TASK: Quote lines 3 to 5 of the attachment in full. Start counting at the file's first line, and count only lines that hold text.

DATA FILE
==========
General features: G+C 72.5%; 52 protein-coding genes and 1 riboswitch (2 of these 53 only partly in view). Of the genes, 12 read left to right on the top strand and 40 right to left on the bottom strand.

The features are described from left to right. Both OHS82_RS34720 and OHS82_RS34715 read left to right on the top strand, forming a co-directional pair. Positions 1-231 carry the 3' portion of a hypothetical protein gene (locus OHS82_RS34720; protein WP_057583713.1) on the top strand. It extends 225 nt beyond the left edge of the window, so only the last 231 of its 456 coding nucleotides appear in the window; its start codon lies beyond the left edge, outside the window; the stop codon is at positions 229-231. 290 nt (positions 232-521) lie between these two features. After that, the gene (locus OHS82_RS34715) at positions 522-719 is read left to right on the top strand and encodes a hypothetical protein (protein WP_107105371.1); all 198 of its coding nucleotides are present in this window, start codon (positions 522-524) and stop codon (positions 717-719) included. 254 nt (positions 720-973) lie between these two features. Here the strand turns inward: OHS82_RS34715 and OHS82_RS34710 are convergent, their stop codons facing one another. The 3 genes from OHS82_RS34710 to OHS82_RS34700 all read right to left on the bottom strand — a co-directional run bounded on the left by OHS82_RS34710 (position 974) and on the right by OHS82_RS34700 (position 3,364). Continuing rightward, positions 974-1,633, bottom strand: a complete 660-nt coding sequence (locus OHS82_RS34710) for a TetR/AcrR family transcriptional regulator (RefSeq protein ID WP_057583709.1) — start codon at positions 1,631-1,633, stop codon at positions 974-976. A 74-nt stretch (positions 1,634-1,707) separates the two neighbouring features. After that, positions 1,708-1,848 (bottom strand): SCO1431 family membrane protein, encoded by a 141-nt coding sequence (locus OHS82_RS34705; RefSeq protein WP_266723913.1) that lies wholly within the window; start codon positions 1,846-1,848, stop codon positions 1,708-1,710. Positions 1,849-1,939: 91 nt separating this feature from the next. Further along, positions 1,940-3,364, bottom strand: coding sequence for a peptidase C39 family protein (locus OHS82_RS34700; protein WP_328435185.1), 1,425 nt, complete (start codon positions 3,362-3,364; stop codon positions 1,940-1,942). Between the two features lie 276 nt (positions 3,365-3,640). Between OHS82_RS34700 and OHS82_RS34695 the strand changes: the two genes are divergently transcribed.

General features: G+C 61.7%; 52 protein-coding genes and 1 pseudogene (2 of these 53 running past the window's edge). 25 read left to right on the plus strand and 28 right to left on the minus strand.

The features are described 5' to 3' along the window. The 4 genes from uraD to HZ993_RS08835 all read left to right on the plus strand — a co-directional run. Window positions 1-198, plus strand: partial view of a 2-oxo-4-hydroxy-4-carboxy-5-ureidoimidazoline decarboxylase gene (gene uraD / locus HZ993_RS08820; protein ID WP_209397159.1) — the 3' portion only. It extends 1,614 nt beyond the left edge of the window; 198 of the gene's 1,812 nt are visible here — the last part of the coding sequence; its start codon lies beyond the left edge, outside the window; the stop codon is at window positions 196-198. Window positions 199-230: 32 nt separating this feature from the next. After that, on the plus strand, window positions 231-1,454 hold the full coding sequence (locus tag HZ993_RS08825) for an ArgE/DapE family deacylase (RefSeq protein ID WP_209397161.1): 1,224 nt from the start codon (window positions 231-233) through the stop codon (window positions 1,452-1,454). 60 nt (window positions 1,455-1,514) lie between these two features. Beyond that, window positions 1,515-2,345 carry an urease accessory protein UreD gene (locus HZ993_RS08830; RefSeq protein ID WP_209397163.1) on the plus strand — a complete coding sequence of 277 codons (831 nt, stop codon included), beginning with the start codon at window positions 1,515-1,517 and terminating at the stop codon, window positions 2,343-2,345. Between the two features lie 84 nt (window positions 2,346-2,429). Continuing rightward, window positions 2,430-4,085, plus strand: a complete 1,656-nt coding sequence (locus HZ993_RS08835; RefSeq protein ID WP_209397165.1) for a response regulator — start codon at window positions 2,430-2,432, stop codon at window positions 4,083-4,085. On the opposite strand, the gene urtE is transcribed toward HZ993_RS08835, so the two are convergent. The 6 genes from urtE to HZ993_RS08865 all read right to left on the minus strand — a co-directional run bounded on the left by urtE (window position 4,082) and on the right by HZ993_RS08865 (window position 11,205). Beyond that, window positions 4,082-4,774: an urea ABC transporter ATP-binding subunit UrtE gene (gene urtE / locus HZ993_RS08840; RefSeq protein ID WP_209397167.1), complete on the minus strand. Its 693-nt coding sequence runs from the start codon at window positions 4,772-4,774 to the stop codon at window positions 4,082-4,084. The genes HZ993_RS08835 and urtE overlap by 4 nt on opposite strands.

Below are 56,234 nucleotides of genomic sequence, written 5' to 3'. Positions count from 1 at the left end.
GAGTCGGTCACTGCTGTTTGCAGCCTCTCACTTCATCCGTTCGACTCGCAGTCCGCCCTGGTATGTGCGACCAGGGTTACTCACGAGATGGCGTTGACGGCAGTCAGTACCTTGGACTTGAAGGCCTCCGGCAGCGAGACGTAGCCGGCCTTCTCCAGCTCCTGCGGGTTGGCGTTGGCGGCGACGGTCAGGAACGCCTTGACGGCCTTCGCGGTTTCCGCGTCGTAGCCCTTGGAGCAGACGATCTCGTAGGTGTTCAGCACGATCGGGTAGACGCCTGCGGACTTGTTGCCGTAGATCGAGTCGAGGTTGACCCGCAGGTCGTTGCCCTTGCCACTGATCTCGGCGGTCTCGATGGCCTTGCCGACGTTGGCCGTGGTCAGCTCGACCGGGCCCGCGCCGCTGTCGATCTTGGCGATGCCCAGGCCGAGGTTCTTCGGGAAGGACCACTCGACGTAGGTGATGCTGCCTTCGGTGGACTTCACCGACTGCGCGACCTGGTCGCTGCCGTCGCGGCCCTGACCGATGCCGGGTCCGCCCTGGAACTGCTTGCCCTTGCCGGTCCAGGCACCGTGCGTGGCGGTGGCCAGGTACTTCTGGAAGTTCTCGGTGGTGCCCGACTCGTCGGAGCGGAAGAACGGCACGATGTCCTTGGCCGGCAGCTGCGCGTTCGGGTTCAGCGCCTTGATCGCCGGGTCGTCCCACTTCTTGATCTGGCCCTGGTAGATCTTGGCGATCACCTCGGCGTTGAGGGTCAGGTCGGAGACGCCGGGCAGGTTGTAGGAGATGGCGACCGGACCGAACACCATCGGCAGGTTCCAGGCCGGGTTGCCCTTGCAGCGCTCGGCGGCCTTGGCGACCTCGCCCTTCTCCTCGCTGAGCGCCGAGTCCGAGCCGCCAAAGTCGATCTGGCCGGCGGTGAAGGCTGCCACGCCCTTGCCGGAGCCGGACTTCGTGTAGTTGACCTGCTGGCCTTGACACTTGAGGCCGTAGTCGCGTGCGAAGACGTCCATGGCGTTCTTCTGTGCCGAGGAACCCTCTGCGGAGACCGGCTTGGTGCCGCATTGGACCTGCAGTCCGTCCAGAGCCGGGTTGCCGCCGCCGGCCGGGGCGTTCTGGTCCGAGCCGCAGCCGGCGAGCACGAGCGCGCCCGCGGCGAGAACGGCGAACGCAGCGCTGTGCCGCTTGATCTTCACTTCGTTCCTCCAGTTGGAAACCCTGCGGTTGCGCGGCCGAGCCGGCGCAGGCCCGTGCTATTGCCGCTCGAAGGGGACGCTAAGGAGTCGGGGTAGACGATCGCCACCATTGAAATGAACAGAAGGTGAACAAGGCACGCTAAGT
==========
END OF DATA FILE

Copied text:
General features: G+C 61.7%; 52 protein-coding genes and 1 pseudogene (2 of these 53 running past the window's edge). 25 read left to right on the plus strand and 28 right to left on the minus strand.

The features are described 5' to 3' along the window. The 4 genes from uraD to HZ993_RS08835 all read left to right on the plus strand — a co-directional run. Window positions 1-198, plus strand: partial view of a 2-oxo-4-hydroxy-4-carboxy-5-ureidoimidazoline decarboxylase gene (gene uraD / locus HZ993_RS08820; protein ID WP_209397159.1) — the 3' portion only. It extends 1,614 nt beyond the left edge of the window; 198 of the gene's 1,812 nt are visible here — the last part of the coding sequence; its start codon lies beyond the left edge, outside the window; the stop codon is at window positions 196-198. Window positions 199-230: 32 nt separating this feature from the next. After that, on the plus strand, window positions 231-1,454 hold the full coding sequence (locus tag HZ993_RS08825) for an ArgE/DapE family deacylase (RefSeq protein ID WP_209397161.1): 1,224 nt from the start codon (window positions 231-233) through the stop codon (window positions 1,452-1,454). 60 nt (window positions 1,455-1,514) lie between these two features. Beyond that, window positions 1,515-2,345 carry an urease accessory protein UreD gene (locus HZ993_RS08830; RefSeq protein ID WP_209397163.1) on the plus strand — a complete coding sequence of 277 codons (831 nt, stop codon included), beginning with the start codon at window positions 1,515-1,517 and terminating at the stop codon, window positions 2,343-2,345. Between the two features lie 84 nt (window positions 2,346-2,429). Continuing rightward, window positions 2,430-4,085, plus strand: a complete 1,656-nt coding sequence (locus HZ993_RS08835; RefSeq protein ID WP_209397165.1) for a response regulator — start codon at window positions 2,430-2,432, stop codon at window positions 4,083-4,085. On the opposite strand, the gene urtE is transcribed toward HZ993_RS08835, so the two are convergent. The 6 genes from urtE to HZ993_RS08865 all read right to left on the minus strand — a co-directional run bounded on the left by urtE (window position 4,082) and on the right by HZ993_RS08865 (window position 11,205). Beyond that, window positions 4,082-4,774: an urea ABC transporter ATP-binding subunit UrtE gene (gene urtE / locus HZ993_RS08840; RefSeq protein ID WP_209397167.1), complete on the minus strand. Its 693-nt coding sequence runs from the start codon at window positions 4,772-4,774 to the stop codon at window positions 4,082-4,084. The genes HZ993_RS08835 and urtE overlap by 4 nt on opposite strands.

Below are 56,234 nucleotides of genomic sequence, written 5' to 3'. Positions count from 1 at the left end.